It’s been nine years since the World Series Of Poker introduced a new concept called The November Nine, in which the Main Event stopped play in July when it got down to the final table, then resumed four months later. But as of today, the November Nine is no more.
The WSOP has announced that, this summer, the Main Event will return to starting and ending in July, with a two-day break before the final table plays out over three nights. That means players won’t have as much of a chance to line up sponsors and coaches, or to review the earlier hands that their opponents played, pick up tells, and develop strategies to use against them.
My friend Dennis Phillips was one of the original November Niners, and I still remember the excitement of sitting six feet away from the table while he played his way to third place and a $4.5 million prize. By the way, because Peter Eastgate and Igor Demidov, who won first and second place respectively, were European and have largely disappeared from the poker scene, many Americans still greet Dennis as if he’d actually won the Main Event.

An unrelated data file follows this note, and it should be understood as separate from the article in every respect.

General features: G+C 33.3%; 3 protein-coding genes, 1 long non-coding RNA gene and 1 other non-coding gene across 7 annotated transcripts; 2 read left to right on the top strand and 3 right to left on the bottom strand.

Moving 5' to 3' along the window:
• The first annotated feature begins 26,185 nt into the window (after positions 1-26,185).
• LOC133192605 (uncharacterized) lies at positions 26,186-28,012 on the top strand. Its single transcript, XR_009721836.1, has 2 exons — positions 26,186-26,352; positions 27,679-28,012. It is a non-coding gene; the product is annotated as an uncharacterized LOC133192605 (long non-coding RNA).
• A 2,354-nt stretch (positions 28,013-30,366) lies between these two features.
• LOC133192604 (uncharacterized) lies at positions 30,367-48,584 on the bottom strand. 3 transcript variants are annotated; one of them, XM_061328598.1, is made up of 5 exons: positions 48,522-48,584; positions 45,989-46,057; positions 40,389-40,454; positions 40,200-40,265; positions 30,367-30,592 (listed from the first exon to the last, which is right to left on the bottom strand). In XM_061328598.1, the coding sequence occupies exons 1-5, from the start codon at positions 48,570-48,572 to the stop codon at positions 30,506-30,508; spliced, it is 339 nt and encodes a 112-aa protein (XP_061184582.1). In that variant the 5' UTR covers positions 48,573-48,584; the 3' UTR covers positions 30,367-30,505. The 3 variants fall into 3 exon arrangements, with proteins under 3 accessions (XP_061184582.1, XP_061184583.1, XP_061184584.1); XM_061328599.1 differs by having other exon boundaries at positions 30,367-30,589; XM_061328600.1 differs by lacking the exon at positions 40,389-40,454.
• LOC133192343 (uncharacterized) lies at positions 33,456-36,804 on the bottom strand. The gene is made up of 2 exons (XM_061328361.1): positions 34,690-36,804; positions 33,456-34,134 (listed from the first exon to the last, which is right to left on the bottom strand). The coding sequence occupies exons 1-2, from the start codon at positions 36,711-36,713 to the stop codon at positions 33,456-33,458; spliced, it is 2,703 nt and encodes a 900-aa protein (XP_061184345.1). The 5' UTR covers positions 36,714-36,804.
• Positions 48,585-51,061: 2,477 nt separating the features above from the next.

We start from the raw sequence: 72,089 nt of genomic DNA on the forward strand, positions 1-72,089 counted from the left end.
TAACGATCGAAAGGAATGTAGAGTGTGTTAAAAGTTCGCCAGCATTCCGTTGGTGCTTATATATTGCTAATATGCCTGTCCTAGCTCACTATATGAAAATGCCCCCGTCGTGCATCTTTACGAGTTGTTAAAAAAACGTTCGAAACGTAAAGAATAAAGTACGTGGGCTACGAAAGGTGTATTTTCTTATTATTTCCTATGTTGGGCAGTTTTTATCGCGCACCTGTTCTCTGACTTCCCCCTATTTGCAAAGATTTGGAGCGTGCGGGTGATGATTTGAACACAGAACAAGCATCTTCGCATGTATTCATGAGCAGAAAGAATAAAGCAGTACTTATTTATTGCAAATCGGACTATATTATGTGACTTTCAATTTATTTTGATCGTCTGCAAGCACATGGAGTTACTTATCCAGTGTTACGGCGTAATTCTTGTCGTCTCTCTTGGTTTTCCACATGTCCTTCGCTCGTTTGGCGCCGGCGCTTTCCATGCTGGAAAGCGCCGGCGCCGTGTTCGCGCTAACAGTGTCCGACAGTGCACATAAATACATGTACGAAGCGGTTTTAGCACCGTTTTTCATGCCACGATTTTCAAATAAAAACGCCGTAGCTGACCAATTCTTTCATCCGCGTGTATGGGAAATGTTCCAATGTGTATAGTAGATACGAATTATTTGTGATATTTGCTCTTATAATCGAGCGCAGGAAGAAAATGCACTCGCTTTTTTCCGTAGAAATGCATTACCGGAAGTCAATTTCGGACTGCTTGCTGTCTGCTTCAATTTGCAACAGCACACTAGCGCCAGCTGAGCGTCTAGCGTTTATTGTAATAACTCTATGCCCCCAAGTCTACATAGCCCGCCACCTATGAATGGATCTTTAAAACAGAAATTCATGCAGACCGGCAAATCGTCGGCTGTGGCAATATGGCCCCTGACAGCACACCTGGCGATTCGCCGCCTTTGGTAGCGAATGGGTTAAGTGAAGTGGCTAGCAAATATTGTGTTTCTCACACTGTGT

Dennis was the first to recognize the marketing opportunity of filling the stands with over a hundred St. Louisans (wearing shirts that matched his) as they cheered him on. Since he was a truck salesman, someone thought to bring along a diesel truck horn attached to a big battery, which was blown whenever Dennis won a hand.
The producers at ESPN were thrilled because poker is not really interesting to watch for several hours if you’re not playing, so having great visuals like that was a bonus they hadn’t expected. Since then, most players have followed Dennis’ lead and brought along friends in similar garb, holding signs, and chanting their support.
That may happen again this summer, but the players’ friends won’t have nearly as much time to get it organized. They’ll have just two days to book last-minute flights and hotel rooms and then organize whatever they can cobble together for their own displays.
Why is the WSOP scrapping the November Nine? I think the answer lies in the immediacy of the internet. During that four month delay, anyone who cared already knew who the final nine players would be, which took an edge off of the weekly two-hour highlight shows ESPN edited together from the earlier days of the Main Event. While the network tried to present profiles of some of the more interesting and colorful poker players, the ratings had dropped while airing in the sports-intensive fall season when football, baseball, hockey, and basketball all needed more attention. But in July, the Main Event, which will now get same-day coverage, will only be up against baseball, and may draw more viewers.